Hundreds of college grads are fighting hard for a job this weekend. More than 61 colleges from all over the nation, including Canada, have sent their highest-performing students to compete at the National Collegiate Sales Competition.
"The competition is fierce, which is great and once we get here we do our best to present ourselves in the best light and really network as best we can," said Shelton Krantz, a Kennesaw State University senior.
Terry Loe, the director for the Center of Professional Selling at KSU, launched the competition back in 1999. He said less than 10 colleges attended that first event. The next year, all those schools came back and more schools started joining in. They have seen a steady increase in interest every year.
"We set up a partner program that allowed the companies to come in and interview and have a career fair and also participate in the event," Loe said. "So everybody really wins."
Here's how it works. The students are granted a hypothetical sales meeting and they pretend to be an employee of Netsuite, a real-life web-based software application for customer relationship management. They have 20 minutes to present their product to a prospective buyer. They are being recorded and graded by a panel of judges who rate them on a number of factors such as identification, approach and communication skills.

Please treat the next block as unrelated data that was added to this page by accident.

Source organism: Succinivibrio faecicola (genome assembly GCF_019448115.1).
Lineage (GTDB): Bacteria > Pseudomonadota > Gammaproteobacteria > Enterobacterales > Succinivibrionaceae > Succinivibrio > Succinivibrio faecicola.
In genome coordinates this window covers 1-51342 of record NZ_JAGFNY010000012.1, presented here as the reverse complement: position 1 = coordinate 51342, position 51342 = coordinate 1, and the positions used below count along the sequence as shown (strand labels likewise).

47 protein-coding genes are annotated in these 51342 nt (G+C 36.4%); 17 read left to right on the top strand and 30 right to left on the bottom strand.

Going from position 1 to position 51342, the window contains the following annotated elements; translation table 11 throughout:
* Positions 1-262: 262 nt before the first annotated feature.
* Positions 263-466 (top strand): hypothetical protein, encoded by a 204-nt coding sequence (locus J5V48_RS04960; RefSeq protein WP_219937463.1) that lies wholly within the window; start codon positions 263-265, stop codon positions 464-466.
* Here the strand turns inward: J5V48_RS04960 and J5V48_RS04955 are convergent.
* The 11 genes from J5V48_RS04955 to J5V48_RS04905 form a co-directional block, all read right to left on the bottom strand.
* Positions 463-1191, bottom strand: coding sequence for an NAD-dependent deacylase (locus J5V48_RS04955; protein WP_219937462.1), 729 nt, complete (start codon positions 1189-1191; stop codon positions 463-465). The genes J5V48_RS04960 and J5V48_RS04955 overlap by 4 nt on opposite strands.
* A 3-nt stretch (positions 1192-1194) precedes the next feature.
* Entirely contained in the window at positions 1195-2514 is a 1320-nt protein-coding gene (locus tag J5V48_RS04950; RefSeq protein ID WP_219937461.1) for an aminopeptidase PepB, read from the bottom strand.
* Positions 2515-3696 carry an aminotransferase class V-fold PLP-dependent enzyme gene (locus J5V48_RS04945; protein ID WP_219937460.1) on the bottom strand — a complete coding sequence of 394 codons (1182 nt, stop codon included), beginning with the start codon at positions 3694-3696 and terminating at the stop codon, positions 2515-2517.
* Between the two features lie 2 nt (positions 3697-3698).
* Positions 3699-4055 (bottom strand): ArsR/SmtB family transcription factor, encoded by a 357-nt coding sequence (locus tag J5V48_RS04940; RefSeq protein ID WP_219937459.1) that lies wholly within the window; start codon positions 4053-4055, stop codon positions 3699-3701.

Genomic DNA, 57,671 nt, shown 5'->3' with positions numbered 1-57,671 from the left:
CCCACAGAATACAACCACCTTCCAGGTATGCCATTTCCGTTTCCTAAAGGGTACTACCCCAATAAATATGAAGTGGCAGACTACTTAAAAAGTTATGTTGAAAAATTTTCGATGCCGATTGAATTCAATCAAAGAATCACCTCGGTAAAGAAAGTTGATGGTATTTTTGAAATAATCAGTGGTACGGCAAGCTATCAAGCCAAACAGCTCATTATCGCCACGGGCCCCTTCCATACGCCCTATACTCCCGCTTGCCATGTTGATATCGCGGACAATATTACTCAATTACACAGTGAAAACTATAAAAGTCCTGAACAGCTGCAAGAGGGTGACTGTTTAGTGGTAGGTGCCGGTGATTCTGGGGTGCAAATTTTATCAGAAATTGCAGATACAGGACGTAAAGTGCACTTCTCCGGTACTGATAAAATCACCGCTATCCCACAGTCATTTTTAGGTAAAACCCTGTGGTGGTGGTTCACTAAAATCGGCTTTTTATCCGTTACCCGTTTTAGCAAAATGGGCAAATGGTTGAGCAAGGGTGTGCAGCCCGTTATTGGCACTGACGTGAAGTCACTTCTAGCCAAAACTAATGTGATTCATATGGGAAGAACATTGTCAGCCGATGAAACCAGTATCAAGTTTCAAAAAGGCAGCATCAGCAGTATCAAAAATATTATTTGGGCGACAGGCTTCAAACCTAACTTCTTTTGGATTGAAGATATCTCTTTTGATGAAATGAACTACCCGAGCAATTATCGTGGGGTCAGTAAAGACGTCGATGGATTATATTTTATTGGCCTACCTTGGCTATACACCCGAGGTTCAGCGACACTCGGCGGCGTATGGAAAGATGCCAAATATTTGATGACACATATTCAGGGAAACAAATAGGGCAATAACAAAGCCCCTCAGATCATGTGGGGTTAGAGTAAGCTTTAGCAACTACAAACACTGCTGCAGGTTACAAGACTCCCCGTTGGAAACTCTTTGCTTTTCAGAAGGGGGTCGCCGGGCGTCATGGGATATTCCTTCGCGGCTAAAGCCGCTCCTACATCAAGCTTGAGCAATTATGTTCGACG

"We're selling to a potential client so the buyers are briefed on the scenario. I walk in just as confidently as possible knowing I'm prepared well and I will do well," said Jessica Piazza, a KSU student. "It definitely helps you understand who you are and what your abilities are. I have really been able to hone in on exactly where my strong suits are. I can figure out what exact industries I want to go in to."
And even better than the experience for some, more than 70 percent of the students attending this weekend are expected to get jobs. During the competition, about 40 companies are at a job fair on campus. Companies such as Groupon, FedEx and State Farm are hiring.
Ben Hertzman and Phillip Hutton said it was worth the trip from Queens University in Ontario.
"Many firms will come to the NCSC specifically looking to recruit the competitors," Hertzman said.
Hertzman and Hutton have been practicing and preparing for the competition for months, not unlike their peers.
"When you're in that environment, it’s really a thrill," Hutton said. "You're given the opportunity to see how much you have learned has actually been internalized so you can recall it at a moments notice."